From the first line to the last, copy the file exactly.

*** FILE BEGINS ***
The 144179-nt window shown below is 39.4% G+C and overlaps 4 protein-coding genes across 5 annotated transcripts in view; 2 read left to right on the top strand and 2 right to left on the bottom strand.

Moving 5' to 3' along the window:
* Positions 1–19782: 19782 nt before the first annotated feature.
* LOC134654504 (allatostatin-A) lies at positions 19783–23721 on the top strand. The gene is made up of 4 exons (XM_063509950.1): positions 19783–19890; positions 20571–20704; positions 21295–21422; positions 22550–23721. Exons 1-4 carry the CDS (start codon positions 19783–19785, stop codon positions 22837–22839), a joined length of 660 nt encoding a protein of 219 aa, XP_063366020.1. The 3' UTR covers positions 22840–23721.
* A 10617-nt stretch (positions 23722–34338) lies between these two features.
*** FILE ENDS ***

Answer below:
The 144179-nt window shown below is 39.4% G+C and overlaps 4 protein-coding genes across 5 annotated transcripts in view; 2 read left to right on the top strand and 2 right to left on the bottom strand.

Moving 5' to 3' along the window:
* Positions 1–19782: 19782 nt before the first annotated feature.
* LOC134654504 (allatostatin-A) lies at positions 19783–23721 on the top strand. The gene is made up of 4 exons (XM_063509950.1): positions 19783–19890; positions 20571–20704; positions 21295–21422; positions 22550–23721. Exons 1-4 carry the CDS (start codon positions 19783–19785, stop codon positions 22837–22839), a joined length of 660 nt encoding a protein of 219 aa, XP_063366020.1. The 3' UTR covers positions 22840–23721.
* A 10617-nt stretch (positions 23722–34338) lies between these two features.